A further theme was the management of mothers when there was difficulty obtaining adequate continuous CTG tracings. Time can be lost by blaming the equipment for a CTG abnormality and significant events can be missed if maternity providers do not react and investigate a sudden change in the CTG patterns.
A mother with a history of a previous caesarean section was admitted in early labour and had continuous CTG monitoring and an epidural. The CTG became difficult to interpret with a suspected high baseline and variable decelerations. Vaginal examination was performed and the cervix was 9 cm dilated. After 1 hour, it was noted that the tocograph was not recording the uterine contractions and that they were no longer palpable abdominally. After discussion with the consultant, the decision was made to commence an intravenous oxytocin infusion.
When delay in the second stage of labour was diagnosed, a decision was made to increase the oxytocin dose in preparation for a trial of instrumental delivery in theatre. This was discussed and agreed by the consultant obstetrician. The CTG was described as reassuring. However, on retrospective review the maternal heart rate was 120 beats/minute and it seems likely the CTG was recording the maternal rather than the fetal pulse.
The obstetric registrar performed a forceps delivery of a stillborn infant. This was followed by fresh vaginal bleeding, which persisted after the repair of the perineal tear. The consultant attended, and when the mother started to complain of shoulder tip pain, the possibility of a uterine rupture was considered. A second consultant was called and a laparotomy performed confirming uterine rupture.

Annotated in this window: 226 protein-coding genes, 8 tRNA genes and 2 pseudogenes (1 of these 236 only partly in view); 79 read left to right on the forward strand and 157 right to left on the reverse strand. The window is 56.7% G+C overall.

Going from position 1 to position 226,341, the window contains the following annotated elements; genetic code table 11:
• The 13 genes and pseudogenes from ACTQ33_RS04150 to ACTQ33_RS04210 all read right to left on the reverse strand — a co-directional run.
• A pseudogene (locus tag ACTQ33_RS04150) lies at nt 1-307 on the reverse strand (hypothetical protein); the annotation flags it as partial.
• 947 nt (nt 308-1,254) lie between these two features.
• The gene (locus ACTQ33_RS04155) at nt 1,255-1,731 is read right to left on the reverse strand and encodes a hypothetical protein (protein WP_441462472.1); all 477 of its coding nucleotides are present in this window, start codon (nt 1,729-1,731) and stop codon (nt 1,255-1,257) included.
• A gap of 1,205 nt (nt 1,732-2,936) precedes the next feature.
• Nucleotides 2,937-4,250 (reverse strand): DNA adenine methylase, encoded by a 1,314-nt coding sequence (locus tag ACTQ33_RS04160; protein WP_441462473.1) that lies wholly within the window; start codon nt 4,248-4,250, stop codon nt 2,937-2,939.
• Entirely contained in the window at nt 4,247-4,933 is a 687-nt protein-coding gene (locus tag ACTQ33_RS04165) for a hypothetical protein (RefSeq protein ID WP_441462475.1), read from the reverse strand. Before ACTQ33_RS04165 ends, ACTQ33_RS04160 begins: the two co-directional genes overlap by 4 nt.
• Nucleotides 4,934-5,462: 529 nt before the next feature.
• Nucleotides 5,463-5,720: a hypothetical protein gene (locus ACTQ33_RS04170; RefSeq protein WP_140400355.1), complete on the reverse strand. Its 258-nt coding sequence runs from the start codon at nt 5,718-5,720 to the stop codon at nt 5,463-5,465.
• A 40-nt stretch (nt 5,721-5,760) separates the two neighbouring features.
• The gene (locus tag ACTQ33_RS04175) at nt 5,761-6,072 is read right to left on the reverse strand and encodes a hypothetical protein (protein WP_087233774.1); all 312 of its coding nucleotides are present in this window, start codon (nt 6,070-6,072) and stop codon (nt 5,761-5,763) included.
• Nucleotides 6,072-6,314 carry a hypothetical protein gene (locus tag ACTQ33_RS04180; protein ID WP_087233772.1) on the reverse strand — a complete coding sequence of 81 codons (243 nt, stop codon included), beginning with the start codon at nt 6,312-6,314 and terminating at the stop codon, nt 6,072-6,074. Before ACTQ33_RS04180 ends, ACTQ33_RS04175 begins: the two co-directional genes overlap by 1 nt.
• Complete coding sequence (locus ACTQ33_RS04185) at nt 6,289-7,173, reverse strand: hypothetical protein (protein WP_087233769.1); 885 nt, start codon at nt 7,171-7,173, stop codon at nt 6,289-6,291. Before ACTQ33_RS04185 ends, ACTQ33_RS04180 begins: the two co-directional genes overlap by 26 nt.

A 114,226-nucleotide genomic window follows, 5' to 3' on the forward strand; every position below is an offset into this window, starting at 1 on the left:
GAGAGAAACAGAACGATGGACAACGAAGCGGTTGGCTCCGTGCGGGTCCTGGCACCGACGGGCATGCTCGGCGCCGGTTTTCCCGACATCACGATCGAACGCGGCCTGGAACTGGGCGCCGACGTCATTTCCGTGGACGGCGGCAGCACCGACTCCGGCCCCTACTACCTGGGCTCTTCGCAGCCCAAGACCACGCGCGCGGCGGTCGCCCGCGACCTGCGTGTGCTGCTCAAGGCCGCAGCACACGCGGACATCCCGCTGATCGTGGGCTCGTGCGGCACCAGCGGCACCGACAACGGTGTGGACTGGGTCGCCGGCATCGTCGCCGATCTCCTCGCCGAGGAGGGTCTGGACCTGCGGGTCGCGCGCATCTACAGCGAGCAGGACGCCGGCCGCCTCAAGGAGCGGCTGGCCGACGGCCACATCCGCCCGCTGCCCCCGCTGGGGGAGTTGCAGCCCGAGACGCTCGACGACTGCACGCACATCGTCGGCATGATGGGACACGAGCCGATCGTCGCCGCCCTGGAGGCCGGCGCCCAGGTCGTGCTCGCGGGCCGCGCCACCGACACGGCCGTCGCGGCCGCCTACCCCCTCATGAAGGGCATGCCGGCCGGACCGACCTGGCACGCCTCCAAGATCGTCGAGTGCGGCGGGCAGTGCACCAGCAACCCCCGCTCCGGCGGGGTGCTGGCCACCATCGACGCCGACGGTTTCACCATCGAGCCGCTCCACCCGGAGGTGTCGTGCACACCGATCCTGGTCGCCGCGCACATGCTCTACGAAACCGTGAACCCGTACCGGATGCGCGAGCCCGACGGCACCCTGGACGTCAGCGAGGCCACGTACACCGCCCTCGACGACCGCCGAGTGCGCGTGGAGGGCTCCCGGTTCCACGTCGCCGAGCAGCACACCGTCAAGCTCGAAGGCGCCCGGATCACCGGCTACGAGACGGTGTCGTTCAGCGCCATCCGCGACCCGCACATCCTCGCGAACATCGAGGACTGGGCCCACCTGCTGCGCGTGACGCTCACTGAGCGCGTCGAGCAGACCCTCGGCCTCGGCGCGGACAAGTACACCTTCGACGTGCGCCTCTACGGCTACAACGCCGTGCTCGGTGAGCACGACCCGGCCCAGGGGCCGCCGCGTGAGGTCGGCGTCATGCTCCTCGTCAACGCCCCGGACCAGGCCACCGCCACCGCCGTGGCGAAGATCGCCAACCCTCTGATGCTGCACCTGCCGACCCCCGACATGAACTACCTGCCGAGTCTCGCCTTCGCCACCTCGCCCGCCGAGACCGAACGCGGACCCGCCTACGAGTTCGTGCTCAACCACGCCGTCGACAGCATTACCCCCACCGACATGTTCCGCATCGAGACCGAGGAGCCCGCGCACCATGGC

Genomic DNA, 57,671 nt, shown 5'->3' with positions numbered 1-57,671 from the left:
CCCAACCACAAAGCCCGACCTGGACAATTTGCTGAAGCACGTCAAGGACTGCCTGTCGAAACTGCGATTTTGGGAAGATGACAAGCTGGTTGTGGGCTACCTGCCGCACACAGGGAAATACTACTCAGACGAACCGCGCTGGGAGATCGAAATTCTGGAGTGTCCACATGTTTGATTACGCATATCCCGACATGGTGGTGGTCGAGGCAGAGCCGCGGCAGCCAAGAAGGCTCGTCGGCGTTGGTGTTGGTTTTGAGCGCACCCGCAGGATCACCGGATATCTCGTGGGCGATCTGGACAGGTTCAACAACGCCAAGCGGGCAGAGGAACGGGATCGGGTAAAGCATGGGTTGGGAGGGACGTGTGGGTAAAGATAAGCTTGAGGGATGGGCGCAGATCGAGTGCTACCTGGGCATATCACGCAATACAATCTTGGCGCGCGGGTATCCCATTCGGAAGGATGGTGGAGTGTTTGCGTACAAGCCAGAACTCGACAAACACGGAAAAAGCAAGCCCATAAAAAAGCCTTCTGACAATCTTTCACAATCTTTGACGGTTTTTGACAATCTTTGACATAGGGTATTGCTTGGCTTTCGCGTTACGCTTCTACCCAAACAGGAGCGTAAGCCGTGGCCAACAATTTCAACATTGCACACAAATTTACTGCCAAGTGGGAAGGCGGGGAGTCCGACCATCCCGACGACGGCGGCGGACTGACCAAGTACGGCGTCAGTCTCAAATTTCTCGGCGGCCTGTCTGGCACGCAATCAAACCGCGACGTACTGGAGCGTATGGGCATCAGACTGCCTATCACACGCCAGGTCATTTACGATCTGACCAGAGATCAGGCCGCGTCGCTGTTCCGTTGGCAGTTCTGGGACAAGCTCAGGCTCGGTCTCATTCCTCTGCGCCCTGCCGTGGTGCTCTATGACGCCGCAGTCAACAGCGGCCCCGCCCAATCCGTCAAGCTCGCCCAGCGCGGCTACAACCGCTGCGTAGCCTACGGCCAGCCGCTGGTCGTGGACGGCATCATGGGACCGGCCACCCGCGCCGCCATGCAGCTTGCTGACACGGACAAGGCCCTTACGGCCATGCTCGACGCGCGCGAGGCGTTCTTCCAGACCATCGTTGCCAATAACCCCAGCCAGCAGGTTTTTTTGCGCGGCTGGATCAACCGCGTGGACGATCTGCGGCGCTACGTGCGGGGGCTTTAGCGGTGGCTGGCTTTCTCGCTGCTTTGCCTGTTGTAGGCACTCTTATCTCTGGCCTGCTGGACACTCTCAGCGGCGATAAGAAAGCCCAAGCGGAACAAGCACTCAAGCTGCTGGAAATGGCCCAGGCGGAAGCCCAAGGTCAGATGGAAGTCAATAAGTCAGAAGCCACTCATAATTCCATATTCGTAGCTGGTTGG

This vignette highlights the need to be alert to the other aspect of the CTG – the tocograph. Had the sudden loss of contractions in a mother with a previous caesarean section been considered more thoroughly, the diagnosis of uterine rupture may have been made earlier preventing the outcome.
A mother attended with a history of pink vaginal discharge and contractions. Continuous CTG demonstrated a prolonged deceleration and the mother was transferred to theatre. The fetal heart rate recovered and she was transferred to a delivery room with the plan to perform artificial rupture of membranes if decelerations persisted.
After a further deceleration, artificial rupture of membranes was performed at 4 cm dilatation revealing thick meconium. The fetal heart became difficult to monitor. An attempt to place a fetal scalp electrode lasted more than 30 minutes. When a second CTG machine was used, it also failed to record the fetal heart. Eventually, the obstetric registrar was asked to perform an ultrasound scan. A fetal bradycardia was noted and a category 1 caesarean section was performed. The baby was stillborn.
When a fetal heart rate becomes undetectable, maternity teams need to act quickly to ensure that the fetal heart rate is satisfactory. Although fetal scalp electrodes are a recognised way to monitor the fetal heart when the transabdominal route is unsatisfactory, they can still be unreliable and it can take time to establish a good trace. Good-quality, continuous recordings of both the fetal heart rate and uterine contractions are a critical prerequisite for adequate CTG interpretation. Trying to achieve this in a timely manner can be intrusive, but it is the duty of health providers, when appropriate, to find a way to adequately monitor women and their babies in labour.
Things you can do
Ultrasound scanning should be used to exclude severe fetal heart rate abnormalities when a CTG recording cannot be obtained reliably via a transabdominal transducer or a fetal scalp electrode.